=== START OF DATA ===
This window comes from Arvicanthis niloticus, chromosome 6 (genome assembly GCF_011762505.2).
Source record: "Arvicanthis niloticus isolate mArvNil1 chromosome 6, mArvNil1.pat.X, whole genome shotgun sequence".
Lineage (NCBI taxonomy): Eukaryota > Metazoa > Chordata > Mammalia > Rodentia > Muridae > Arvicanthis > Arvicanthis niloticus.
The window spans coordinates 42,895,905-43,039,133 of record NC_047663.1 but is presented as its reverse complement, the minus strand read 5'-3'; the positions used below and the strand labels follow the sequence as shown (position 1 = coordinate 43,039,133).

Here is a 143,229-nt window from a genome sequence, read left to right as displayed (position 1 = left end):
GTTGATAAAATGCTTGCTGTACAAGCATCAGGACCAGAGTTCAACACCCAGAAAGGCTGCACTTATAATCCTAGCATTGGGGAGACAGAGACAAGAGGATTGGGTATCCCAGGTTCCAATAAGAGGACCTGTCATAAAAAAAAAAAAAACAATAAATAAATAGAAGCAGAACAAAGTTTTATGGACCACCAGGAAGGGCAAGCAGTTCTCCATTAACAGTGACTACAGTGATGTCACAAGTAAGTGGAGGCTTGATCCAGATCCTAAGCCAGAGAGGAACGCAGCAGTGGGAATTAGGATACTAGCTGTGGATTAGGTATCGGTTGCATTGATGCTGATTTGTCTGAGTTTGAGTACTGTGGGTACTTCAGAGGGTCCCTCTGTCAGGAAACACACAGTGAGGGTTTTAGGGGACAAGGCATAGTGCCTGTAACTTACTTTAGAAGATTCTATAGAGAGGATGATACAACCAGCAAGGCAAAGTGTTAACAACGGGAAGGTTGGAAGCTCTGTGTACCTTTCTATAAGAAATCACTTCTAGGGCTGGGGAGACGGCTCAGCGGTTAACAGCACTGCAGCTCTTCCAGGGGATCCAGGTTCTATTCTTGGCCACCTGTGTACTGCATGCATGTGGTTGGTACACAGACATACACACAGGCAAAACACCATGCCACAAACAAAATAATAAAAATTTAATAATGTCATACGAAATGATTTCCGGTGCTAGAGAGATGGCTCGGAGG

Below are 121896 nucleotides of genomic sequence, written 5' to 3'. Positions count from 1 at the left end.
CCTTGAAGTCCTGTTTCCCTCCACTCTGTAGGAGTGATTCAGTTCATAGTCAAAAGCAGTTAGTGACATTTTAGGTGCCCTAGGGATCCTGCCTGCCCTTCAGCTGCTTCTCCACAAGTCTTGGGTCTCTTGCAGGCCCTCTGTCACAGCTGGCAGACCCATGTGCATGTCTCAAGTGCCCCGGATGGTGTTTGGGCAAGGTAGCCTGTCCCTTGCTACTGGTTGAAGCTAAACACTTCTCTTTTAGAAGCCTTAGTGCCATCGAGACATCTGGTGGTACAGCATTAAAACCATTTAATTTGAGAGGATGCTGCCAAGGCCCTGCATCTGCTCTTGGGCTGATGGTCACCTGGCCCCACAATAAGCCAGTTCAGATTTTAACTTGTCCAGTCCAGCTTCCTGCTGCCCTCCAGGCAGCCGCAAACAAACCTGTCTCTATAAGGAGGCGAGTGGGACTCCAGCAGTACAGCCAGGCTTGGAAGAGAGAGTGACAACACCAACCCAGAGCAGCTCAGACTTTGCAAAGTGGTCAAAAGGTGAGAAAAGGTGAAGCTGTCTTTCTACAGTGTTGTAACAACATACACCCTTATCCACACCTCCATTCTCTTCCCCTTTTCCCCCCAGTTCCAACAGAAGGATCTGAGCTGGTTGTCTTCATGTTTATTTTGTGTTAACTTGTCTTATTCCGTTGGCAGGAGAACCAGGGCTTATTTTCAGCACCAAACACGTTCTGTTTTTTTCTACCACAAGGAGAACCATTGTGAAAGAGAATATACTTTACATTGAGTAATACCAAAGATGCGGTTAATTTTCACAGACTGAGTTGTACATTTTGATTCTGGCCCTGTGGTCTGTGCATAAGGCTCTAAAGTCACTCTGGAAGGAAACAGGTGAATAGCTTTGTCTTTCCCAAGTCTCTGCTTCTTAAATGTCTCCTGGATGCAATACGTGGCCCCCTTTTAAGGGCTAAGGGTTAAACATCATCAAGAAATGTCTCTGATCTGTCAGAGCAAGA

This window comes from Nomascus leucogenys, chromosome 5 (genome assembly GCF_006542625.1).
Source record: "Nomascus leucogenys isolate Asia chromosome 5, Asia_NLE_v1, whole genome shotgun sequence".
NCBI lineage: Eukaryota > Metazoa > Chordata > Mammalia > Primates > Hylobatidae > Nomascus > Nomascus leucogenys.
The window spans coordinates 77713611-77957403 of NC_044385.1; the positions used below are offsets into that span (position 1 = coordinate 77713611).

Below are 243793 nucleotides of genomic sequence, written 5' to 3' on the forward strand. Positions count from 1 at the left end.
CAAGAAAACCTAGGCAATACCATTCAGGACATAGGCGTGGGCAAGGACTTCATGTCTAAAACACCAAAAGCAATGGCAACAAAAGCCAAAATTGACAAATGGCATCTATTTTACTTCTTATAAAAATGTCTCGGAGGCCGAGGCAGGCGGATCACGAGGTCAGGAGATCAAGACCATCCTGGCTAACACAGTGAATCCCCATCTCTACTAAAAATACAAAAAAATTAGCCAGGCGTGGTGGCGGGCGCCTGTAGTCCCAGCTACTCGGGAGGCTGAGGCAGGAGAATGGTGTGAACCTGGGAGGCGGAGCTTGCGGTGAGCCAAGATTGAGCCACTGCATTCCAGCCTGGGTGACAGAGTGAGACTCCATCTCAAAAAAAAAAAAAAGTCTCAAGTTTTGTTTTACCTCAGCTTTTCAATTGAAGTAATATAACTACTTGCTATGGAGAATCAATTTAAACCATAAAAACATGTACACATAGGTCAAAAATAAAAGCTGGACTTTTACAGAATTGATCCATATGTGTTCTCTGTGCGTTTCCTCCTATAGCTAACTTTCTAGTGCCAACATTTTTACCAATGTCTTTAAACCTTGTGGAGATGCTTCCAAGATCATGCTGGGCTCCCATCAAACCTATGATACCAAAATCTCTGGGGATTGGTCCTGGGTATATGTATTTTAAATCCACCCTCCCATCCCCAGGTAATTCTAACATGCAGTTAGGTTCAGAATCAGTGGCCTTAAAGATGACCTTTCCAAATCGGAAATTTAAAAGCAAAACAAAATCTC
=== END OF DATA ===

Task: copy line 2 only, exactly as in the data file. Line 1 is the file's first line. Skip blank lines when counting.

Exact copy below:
Source record: "Arvicanthis niloticus isolate mArvNil1 chromosome 6, mArvNil1.pat.X, whole genome shotgun sequence".